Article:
Car Audio Amplifier

Many people enjoy listening to music while they are driving. Soothing music can calm you after a hectic day. Upbeat music can help to keep you awake during long drives. For some, the stereo that comes from the manufacturer with the car just doesn't provide the desired sound quality or volume they need. In order to customize their audio systems to their own specifications, many enthusiasts turn to aftermarket car stereo parts in order to boost the sound and improve the quality of their car stereo systems. One way that you can improve the volume of music in your car is by installing a car audio amplifier to work with your stereo system.

You may be wondering what a car audio amplifier is and how it is used. In simple terms, a car audio amplifier is a device that is used to deliver an amplified audio signal to the speakers of a car stereo. In original equipment manufacturer stereo systems, the sound often becomes distorted if you turn your speakers up more than halfway. This is because the manufacturers try to cut costs by installing car audio amplifiers that are not extremely high in quality. You may have had this problem in one of your own vehicles. While playing music, the speakers may have made knocking noises or had similar distortion. Most people jump to the conclusion that their speakers need to be replaced. However, this is one of the first signs that you need a new car audio amplifier.

Your car stereo system consists of many parts, wires, and signals that all work together to produce sound. The sounds are inaudible at first and then the car audio amplifier boosts the signal so that sounds enter the audible range and you are able to hear your music, weather reports, or sports scores. The output of the car audio amplifier is measured in watts per channel; more watts means more power, resulting in an increase in volume.

One of the major problems you may experience with a car audio amplifier, whether aftermarket or original equipment manufacturer, is that the amplifier output numbers are often overestimated. When you look for amplifier power figures, you need to understand the terminology being used to be sure you are not taken advantage of financially. Some manufacturers publish a measure of total system power, which is actually a way to add up the watts per channel to reach a total. If you're not aware of this trick, you may buy a car audio amplifier thinking that the watts per channel is a high number when the manufacturer has actually added the watts per channel into one number. Another problem you may encounter is that manufacturers will place a peak power number on the car audio amplifier package. This peak number is the bes the amplifier will possibly perform if all of the right conditions are met. It is not a true reflection of the amplifier's average performance. Always look for a watts per channel number so that you know exactly what you're getting.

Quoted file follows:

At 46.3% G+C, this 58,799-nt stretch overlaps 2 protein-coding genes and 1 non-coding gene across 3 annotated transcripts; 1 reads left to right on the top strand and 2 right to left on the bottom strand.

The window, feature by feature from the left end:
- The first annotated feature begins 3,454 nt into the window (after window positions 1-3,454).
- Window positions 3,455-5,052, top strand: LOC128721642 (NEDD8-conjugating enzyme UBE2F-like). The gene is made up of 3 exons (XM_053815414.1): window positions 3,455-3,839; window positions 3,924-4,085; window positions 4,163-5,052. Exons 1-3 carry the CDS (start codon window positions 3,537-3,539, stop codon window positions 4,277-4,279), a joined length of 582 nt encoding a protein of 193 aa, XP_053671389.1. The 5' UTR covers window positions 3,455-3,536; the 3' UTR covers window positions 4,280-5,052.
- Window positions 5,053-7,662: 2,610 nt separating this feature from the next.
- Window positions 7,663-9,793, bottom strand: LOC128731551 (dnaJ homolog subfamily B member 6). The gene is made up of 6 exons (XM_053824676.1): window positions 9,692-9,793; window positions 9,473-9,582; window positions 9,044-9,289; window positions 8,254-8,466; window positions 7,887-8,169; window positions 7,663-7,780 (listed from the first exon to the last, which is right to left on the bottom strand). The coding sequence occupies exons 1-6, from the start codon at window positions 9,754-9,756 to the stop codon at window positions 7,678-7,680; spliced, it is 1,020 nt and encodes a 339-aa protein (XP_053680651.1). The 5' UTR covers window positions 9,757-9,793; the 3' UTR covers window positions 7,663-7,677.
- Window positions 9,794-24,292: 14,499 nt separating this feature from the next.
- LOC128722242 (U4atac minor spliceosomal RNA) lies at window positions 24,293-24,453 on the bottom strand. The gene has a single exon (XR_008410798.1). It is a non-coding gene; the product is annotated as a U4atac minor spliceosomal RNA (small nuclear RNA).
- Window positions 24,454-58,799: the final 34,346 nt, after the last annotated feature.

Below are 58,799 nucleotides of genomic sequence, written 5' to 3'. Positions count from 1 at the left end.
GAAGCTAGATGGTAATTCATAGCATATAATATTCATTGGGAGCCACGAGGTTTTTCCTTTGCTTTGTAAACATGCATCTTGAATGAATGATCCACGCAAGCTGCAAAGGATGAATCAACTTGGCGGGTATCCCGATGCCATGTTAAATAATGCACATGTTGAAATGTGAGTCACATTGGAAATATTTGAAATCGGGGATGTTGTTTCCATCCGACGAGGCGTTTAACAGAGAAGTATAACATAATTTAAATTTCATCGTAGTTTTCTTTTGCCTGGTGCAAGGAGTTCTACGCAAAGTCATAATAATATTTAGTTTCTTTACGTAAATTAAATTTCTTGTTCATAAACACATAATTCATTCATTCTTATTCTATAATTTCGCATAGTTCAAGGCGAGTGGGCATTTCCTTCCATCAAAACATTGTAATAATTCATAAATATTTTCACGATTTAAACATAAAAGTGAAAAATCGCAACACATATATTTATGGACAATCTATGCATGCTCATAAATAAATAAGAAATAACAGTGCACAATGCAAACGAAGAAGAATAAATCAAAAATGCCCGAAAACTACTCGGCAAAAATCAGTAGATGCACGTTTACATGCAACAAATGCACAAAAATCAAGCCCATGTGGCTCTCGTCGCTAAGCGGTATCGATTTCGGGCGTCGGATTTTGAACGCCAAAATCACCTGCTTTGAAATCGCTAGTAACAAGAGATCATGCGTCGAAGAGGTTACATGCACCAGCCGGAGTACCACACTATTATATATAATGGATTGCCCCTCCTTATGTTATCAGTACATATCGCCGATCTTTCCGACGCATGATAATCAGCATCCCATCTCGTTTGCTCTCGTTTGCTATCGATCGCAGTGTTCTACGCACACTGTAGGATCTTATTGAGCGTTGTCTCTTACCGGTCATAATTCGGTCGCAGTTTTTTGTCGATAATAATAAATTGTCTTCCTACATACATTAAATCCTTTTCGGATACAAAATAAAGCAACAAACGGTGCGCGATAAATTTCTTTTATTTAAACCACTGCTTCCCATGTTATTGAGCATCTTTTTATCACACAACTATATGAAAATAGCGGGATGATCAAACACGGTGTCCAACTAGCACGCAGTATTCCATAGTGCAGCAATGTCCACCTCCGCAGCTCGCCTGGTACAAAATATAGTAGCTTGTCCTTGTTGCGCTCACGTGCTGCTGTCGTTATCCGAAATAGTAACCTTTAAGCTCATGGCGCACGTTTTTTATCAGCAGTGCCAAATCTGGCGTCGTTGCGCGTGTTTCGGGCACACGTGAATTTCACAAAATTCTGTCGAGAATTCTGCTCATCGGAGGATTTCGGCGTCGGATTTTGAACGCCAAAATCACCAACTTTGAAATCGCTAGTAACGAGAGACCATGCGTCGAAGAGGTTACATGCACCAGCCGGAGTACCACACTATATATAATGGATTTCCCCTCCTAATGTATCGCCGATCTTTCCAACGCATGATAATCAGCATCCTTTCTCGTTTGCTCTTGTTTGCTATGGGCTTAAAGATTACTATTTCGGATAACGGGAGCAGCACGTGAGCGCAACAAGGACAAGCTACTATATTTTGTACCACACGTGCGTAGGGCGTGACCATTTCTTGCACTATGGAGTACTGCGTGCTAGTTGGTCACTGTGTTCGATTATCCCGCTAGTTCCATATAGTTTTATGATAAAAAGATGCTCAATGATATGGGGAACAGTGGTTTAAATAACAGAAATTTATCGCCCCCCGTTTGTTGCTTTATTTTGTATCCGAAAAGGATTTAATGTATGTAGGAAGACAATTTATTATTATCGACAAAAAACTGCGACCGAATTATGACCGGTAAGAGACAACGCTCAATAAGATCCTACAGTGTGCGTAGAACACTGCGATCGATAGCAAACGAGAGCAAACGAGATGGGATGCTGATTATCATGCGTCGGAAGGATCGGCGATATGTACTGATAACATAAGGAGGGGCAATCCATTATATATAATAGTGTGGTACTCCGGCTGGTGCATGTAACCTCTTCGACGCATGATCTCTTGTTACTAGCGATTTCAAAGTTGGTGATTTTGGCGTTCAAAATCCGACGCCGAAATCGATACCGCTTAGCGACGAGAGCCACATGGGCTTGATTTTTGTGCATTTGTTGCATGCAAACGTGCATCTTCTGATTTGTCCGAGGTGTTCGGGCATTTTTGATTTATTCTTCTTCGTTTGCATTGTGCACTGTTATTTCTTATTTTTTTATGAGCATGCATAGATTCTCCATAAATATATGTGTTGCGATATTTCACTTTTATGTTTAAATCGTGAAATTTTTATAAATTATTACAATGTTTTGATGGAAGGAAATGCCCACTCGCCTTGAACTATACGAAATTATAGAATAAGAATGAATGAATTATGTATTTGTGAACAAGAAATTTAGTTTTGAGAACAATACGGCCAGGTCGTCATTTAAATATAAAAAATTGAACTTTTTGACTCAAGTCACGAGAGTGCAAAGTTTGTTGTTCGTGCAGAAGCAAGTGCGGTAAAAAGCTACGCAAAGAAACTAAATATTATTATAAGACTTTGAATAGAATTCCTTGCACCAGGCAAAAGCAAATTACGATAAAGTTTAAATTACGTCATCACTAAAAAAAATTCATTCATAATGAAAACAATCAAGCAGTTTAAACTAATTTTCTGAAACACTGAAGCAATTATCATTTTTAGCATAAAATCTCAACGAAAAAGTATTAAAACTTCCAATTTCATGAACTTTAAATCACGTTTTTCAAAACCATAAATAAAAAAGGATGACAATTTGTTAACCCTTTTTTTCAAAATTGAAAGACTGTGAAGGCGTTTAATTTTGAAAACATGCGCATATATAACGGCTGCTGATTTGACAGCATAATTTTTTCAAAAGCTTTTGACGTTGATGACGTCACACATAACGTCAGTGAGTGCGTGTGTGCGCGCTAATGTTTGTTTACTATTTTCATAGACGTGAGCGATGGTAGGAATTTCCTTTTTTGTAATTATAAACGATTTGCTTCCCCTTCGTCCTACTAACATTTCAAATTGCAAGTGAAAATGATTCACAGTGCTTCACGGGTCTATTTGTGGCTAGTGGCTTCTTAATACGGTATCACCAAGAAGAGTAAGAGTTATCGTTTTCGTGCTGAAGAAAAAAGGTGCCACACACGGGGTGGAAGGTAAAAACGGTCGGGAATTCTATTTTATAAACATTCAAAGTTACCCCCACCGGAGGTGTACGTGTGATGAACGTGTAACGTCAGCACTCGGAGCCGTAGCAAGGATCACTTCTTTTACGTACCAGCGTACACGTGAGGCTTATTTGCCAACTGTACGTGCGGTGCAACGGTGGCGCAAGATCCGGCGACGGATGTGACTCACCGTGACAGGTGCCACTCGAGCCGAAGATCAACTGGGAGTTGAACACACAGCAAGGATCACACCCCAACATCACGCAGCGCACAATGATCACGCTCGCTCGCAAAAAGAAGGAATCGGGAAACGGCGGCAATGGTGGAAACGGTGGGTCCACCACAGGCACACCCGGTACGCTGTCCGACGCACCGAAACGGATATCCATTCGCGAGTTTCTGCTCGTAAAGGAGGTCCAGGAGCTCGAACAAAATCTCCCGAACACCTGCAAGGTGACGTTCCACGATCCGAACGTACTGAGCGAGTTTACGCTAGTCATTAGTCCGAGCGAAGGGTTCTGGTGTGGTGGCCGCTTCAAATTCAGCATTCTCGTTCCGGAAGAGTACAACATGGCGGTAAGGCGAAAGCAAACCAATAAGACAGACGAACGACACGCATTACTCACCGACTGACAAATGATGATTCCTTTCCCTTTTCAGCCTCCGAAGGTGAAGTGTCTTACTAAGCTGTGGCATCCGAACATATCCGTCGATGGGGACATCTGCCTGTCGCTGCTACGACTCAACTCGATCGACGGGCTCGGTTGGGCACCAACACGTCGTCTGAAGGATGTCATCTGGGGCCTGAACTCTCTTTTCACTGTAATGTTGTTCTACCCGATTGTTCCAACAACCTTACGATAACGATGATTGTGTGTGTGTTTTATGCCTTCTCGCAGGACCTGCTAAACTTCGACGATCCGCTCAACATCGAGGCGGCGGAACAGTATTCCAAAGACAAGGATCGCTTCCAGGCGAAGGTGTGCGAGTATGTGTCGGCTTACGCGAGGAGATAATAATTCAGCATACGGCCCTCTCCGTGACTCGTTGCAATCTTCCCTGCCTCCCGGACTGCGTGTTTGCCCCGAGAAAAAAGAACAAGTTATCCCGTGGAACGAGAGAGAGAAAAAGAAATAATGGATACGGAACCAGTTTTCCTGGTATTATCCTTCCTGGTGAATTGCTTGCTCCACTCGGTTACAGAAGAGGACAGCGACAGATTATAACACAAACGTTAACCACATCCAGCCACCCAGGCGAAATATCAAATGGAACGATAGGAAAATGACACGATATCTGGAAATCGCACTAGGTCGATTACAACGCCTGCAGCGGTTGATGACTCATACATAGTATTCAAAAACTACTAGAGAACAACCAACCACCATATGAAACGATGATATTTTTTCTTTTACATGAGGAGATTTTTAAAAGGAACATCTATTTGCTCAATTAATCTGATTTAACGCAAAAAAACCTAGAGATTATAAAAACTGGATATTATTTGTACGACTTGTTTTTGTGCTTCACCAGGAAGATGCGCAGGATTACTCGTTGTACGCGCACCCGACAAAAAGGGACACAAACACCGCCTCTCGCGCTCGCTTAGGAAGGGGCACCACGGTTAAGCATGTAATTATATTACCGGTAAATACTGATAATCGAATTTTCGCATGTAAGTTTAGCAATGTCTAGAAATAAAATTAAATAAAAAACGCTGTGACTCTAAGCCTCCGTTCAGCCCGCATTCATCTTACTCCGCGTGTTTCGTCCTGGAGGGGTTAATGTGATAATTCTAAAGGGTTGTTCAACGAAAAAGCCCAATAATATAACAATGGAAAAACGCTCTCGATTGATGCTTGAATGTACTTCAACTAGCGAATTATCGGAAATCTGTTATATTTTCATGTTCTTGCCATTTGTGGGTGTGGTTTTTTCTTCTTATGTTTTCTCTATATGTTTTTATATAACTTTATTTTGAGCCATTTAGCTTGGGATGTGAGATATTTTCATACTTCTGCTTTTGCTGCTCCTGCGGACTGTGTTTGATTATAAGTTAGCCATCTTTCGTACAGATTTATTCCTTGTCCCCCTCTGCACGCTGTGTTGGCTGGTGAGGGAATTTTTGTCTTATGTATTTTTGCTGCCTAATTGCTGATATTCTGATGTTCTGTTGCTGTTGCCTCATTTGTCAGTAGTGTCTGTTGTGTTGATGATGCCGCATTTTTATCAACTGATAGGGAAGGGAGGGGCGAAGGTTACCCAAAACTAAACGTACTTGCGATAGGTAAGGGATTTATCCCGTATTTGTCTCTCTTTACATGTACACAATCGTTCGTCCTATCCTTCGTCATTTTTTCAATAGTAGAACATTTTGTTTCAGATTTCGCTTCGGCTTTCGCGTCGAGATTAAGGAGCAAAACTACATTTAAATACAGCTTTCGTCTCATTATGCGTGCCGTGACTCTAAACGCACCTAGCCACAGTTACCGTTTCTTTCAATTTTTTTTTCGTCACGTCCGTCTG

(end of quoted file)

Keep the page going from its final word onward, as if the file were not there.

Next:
There are a few tips you should follow when buying a car audio amplifier. The first is to compare several different brands and models before you make your selection. If you make a purchase without considering the function of that particular model, you may be disappointed with your new car audio amplifier. You should also have a budget for your amplifier in mind before you begin shopping. If you have a price range established, you can avoid viewing amplifiers that are way out of your price range and save time while you shop. To find the best car audio amplifier, read online reviews, talk to friends who have purchased amplifiers, or ask for recommendations from a car audio professional. Getting information from different sources will help you to purchase the best car audio amplifier for your needs.



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  1. Good article, its basic but at least it contains good information especially the part I'll quote below.

    "Some manufacturers publish a measure of total system power, which is actually a way to add up the watts per channel to reach a total."

    Remember when reading amplifier power output the PEAK power rating is an advertising number they picked out of test's they run on there systems, basically PEAK power if the max amount of power in a microsecond they were able to push through the device, however in real life operation this means nothing since you are looking to push a consistent amount of power through your system.

    Read what's known as the RMS ratings of the devices for the real consistent power outputs of amplifiers and subwoofers.